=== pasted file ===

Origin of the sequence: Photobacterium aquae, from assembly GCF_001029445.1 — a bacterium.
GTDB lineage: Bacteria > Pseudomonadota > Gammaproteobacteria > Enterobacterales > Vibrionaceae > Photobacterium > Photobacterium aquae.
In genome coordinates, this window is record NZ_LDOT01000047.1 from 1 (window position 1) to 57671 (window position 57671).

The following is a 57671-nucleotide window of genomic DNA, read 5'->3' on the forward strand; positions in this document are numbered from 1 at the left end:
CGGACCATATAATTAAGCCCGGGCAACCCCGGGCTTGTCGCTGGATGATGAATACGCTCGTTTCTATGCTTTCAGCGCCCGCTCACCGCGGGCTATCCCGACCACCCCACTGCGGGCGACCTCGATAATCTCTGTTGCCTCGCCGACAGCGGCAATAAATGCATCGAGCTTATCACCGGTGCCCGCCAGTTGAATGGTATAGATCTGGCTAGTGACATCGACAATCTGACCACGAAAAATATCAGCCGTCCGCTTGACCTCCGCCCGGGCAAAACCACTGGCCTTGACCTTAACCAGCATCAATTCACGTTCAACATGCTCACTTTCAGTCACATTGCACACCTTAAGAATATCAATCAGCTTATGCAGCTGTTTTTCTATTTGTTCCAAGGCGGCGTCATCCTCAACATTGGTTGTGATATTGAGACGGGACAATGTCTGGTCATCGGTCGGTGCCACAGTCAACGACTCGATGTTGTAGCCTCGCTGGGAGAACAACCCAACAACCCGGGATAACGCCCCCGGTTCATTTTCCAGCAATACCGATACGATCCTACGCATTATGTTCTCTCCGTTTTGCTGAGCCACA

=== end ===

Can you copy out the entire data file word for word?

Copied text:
Origin of the sequence: Photobacterium aquae, from assembly GCF_001029445.1 — a bacterium.
GTDB lineage: Bacteria > Pseudomonadota > Gammaproteobacteria > Enterobacterales > Vibrionaceae > Photobacterium > Photobacterium aquae.
In genome coordinates, this window is record NZ_LDOT01000047.1 from 1 (window position 1) to 57671 (window position 57671).

The following is a 57671-nucleotide window of genomic DNA, read 5'->3' on the forward strand; positions in this document are numbered from 1 at the left end:
CGGACCATATAATTAAGCCCGGGCAACCCCGGGCTTGTCGCTGGATGATGAATACGCTCGTTTCTATGCTTTCAGCGCCCGCTCACCGCGGGCTATCCCGACCACCCCACTGCGGGCGACCTCGATAATCTCTGTTGCCTCGCCGACAGCGGCAATAAATGCATCGAGCTTATCACCGGTGCCCGCCAGTTGAATGGTATAGATCTGGCTAGTGACATCGACAATCTGACCACGAAAAATATCAGCCGTCCGCTTGACCTCCGCCCGGGCAAAACCACTGGCCTTGACCTTAACCAGCATCAATTCACGTTCAACATGCTCACTTTCAGTCACATTGCACACCTTAAGAATATCAATCAGCTTATGCAGCTGTTTTTCTATTTGTTCCAAGGCGGCGTCATCCTCAACATTGGTTGTGATATTGAGACGGGACAATGTCTGGTCATCGGTCGGTGCCACAGTCAACGACTCGATGTTGTAGCCTCGCTGGGAGAACAACCCAACAACCCGGGATAACGCCCCCGGTTCATTTTCCAGCAATACCGATACGATCCTACGCATTATGTTCTCTCCGTTTTGCTGAGCCACA